Credit Reports Inside Out: Introduction

Has anyone ever asked you what your credit report score is? Have you ever been told that your credit report will need to be reviewed when applying for a loan or a job? This can all be very confusing unless you understand what it is everyone is asking you. These are important questions for everyone, and it is even more pertinent that you have the answers, or at least know what your credit report says about you. A credit report is a compiled history of your borrowing and repayment status. Each business reports on a monthly or quarterly basis to three major credit report agencies. The first of these three being Equifax followed by Experian and Trans Union. When you apply for any type of loan the lender will usually obtain a copy of your credit report from one or all of the reporting agencies.

The score, also known as the Beacon score, is a rating that you receive between 300 and 800 based on your positive or negative credit reports. How many times you have applied for a loan also reflects on the Beacon score? Most lenders require a minimum score to be eligible for a particular loan. The Beacon score is the most important section of your credit report; it is the most commonly sought after piece of information recorded.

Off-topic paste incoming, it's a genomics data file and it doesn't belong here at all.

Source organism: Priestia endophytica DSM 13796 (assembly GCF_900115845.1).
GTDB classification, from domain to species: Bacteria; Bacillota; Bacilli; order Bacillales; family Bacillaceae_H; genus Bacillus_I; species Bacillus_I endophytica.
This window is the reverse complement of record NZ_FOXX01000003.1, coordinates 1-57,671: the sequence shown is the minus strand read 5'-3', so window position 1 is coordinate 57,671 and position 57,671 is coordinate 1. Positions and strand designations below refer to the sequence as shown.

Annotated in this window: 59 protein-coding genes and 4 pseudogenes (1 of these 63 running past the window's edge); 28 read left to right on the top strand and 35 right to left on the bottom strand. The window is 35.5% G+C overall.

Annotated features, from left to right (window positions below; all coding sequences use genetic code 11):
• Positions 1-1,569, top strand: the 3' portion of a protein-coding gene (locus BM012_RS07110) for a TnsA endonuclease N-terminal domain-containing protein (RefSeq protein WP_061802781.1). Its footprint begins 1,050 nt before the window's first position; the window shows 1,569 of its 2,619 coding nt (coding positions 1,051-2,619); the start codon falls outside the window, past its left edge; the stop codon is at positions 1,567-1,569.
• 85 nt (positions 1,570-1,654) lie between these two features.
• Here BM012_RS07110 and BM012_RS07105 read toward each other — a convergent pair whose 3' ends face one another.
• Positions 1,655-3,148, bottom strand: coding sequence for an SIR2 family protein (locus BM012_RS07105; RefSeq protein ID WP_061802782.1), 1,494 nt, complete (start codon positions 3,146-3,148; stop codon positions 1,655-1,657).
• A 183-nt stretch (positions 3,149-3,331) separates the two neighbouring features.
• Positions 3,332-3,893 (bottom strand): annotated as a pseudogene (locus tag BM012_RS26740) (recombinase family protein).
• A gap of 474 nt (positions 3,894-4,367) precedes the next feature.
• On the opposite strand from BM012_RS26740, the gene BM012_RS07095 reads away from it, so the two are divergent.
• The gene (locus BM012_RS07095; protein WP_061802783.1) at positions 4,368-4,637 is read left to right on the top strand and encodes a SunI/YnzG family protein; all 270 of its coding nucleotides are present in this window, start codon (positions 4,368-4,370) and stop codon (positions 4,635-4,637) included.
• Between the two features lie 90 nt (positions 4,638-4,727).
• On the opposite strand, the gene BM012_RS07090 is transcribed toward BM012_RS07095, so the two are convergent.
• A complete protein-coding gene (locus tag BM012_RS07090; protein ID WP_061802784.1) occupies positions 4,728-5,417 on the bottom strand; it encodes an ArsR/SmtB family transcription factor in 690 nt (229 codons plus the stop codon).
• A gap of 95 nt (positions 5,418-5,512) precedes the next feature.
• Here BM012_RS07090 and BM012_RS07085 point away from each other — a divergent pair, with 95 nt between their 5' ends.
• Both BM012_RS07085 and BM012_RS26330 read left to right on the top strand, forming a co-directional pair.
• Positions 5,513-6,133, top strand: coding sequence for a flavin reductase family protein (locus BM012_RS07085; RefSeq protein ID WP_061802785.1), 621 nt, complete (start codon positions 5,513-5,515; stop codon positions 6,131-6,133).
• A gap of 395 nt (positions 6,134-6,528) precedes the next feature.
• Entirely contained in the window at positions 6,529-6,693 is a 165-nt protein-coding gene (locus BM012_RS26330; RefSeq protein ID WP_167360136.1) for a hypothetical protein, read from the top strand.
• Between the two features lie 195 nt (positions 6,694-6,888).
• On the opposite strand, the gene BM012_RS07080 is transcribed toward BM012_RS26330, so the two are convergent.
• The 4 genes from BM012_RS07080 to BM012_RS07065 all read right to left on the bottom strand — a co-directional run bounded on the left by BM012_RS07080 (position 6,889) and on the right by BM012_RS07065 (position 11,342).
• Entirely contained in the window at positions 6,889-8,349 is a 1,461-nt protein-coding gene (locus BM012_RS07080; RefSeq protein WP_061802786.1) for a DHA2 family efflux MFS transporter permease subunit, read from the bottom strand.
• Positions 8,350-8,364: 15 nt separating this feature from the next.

Your credit report, however, contains much more than just your payment history. It also contains all names you have ever used, including name changes and maiden names. Your social security number, current address, current employment and all loans you applied for and did not receive are also listed in the credit report. Lenders will review the entire credit report and cross-reference it with any application you have filled out.

It is always a wise decision to check your own credit report from each agency at least twice a year. The reports are all in an easy-to-read format and often come with detailed instructions. Reviewing your credit report information periodically will give you insight into the areas you need to improve on, or what loans you may be approved for.

Updating the personal information in your report on current employment and residence is also essential. Identity theft will be recognized much earlier with a regular credit report check, and although the damage is difficult to erase, the sooner you can tackle this growing crime, the better.
Your credit report is a valuable commodity, to you, and to others, you need to look after it carefully!